As is true for tarantulas, reptile enthusiasts (myself included) are often interested in scorpions. Today I would like to provide an overview of these most ancient of animals (they were likely the first creatures to leave the sea for a terrestrial existence), with specifics concerning some readily available species to follow next time.
Please Note: All scorpions manufacture venom and are capable of delivering a painful sting. Human fatalities are rare but not unknown, and the venoms of many are relatively unstudied. Also, an allergic reaction is always possible…during my years at the Bronx Zoo I was often in contact with scorpion researchers….some reported relatively severe reactions from species not known to be dangerously venomous.
Unfortunately, the trade in scorpions is not well-regulated, and highly venomous species do appear from time to time (I’ll relate a personal experience in Part II of this article). Purchase scorpions only from reliable sources, and be sure you can identify the species you are considering. That being said, some of those best-suited to captivity are not dangerous, and make fascinating terrarium subjects. Please check the legalities of scorpion ownership before acquiring one, as such is regulated in some areas.
Do not grab scorpions by hand, despite what you may see others do. To move a scorpion, use a long handled stainless steel hemostat to gently grasp the telson (“tail”). A bit of foam rubber should be secured to the tips to prevent the scorpion from being injured.
Scorpions are classified in the order Scorpionidae, and, along with spiders, ticks and mites, in the Class Arachnida. Nearly 2,000 species have been described (as opposed to 40,000+ spiders), ranging in size from .3 to 8.5 inches in length. The 4 inch long Cetrruroides gracilis is the largest species in the USA, while the South African flat rock scorpion (Hadogenes troglodytes) is the world’s longest and heaviest.
Range and Habitat
Scorpions are found in tropical, sub-tropical and (less commonly) temperate regions of all continents except Antarctica, and are absent from New Zealand. Various species are adapted to live in deserts, open forests, grasslands, caves and rainforests. Some are quite at home around people, and may be found in overgrown fields, agricultural areas, gardens, parks and even within homes.
A surprising number thrive in quite cold climates, ranging as far north as Canada and southern Illinois in North America. A feral colony of a small African species, introduced in produce shipments, is established in southern England. In the USA, scorpions reach their greatest diversity in the southwest, where 60+ species may be found.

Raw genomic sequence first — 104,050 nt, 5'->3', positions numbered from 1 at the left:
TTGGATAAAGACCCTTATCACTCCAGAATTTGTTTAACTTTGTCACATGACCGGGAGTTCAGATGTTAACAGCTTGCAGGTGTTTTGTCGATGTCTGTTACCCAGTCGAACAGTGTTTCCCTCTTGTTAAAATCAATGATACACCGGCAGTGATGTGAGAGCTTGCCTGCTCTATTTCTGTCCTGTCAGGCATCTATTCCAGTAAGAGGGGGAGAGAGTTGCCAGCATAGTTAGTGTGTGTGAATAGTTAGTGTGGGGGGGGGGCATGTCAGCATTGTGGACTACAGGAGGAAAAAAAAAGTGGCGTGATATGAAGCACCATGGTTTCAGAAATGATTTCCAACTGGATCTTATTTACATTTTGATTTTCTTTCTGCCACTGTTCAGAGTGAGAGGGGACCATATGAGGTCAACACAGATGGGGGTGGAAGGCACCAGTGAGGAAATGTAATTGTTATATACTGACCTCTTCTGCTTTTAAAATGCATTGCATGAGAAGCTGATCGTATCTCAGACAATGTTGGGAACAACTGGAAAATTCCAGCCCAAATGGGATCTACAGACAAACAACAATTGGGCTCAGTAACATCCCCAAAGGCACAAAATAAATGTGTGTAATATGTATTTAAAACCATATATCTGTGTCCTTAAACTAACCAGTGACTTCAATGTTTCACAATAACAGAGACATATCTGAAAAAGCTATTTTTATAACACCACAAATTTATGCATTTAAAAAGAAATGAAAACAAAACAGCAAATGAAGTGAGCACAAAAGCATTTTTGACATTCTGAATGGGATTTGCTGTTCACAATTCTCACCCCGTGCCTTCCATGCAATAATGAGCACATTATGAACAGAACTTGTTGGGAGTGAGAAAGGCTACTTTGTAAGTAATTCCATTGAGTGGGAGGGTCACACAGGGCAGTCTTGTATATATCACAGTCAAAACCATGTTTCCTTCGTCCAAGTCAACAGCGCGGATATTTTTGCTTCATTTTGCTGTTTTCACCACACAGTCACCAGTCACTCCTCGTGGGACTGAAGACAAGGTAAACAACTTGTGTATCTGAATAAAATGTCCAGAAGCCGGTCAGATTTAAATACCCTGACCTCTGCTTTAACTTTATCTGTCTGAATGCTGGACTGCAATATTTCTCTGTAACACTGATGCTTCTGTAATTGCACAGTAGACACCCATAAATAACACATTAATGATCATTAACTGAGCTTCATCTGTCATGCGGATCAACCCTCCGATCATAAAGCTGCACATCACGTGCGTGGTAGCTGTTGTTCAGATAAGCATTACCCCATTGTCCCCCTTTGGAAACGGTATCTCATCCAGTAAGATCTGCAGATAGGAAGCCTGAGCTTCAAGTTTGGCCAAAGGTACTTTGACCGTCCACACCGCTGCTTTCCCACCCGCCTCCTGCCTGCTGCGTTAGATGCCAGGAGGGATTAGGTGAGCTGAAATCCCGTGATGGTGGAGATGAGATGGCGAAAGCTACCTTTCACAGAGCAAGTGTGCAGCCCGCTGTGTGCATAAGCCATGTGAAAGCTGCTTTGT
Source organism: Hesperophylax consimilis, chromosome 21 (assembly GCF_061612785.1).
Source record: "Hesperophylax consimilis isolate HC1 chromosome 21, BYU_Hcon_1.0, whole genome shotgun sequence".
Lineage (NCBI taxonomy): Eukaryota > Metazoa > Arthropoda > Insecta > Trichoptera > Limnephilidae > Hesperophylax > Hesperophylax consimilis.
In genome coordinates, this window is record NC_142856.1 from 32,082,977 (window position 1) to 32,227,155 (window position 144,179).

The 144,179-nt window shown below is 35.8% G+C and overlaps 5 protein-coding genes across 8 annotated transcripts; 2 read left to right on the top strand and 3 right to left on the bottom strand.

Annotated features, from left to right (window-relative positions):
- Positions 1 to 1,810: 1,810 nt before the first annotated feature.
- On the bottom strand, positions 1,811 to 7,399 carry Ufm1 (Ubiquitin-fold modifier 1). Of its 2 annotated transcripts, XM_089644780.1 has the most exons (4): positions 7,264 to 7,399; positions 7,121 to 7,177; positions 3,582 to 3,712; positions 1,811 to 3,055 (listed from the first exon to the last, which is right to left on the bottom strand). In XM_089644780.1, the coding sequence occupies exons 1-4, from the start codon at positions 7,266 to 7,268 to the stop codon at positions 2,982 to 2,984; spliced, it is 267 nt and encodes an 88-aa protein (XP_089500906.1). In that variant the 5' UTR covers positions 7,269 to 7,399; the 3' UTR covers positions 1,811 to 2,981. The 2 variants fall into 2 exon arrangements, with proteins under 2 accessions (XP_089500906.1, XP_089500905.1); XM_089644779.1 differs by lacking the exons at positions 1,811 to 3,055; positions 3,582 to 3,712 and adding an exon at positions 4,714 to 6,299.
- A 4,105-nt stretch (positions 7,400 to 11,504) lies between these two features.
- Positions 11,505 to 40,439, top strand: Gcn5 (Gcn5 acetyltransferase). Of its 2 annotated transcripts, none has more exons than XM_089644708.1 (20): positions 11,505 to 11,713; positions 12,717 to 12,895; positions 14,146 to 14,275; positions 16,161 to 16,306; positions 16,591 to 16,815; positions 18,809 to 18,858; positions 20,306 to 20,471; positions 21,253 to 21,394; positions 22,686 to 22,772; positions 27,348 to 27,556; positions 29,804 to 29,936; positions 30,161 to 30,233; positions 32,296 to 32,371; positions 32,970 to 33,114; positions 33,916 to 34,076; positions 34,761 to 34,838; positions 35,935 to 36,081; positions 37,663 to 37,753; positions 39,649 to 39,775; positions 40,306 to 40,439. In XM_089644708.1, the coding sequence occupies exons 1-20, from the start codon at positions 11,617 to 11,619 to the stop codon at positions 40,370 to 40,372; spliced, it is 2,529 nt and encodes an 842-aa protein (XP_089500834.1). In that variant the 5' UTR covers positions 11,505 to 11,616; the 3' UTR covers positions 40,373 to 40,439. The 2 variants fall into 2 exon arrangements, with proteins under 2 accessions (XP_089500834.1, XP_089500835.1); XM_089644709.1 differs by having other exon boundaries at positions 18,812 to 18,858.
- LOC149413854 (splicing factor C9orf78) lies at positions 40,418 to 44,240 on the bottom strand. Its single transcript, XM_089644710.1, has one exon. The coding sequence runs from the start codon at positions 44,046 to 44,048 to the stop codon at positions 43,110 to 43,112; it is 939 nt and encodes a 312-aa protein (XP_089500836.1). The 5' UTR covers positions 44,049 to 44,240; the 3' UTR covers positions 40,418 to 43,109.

All are predacious, with most consuming soft-bodied insects but some specializing in land snails, sowbugs and other scorpions. Larger species may take frogs, lizards, shrews and other sizable animals on occasion.
All scorpions thus far studied give birth to live young, and a number are parthenogenic. Females typically carry the soft, relatively defenseless young on their backs for a time. Many species feed their offspring with shredded insects…in some the young are totally dependant upon their mothers for food and will perish if separated too quickly.
In contrast to most of their spider relatives, certain species, including the popularly kept emperor scorpion, are quite social and may be housed in colonies.
Scorpion venoms are not well-studied, but thought to be quite complex. Some that have been analyzed have yielded compounds with potential medicinal value. Most seem to be neurotoxic in nature, but cytotoxic varieties are known as well.
The larger scorpion species are generally not dangerous to people, while some of the very small ones have caused fatalities. Most of the 25-30 species thought to be capable of delivering serious stings are classified within the Genera Centruroides, Androctonus and Tityus. However, as we have limited knowledge of scorpions in general, all should be treated with caution. As mentioned, the possibility of allergic reactions to even weak venoms is always a possibility. In all cases, small, straw-colored scorpions from the Middle East and North Africa should be avoided.
Scorpions in Captivity
At least 15 species are well-established in captive breeding populations, and many others are regularly available. Fortunately, one of the largest and most interesting, the emperor scorpion, is also quite benign. It lives well in groups, and females are surprisingly attentive to their young. Next time I’ll write about the care of this and other popular species.
A short introduction to scorpion ecology, along with a diagram of their body parts and photos of common species of the American Southwest, is posted at: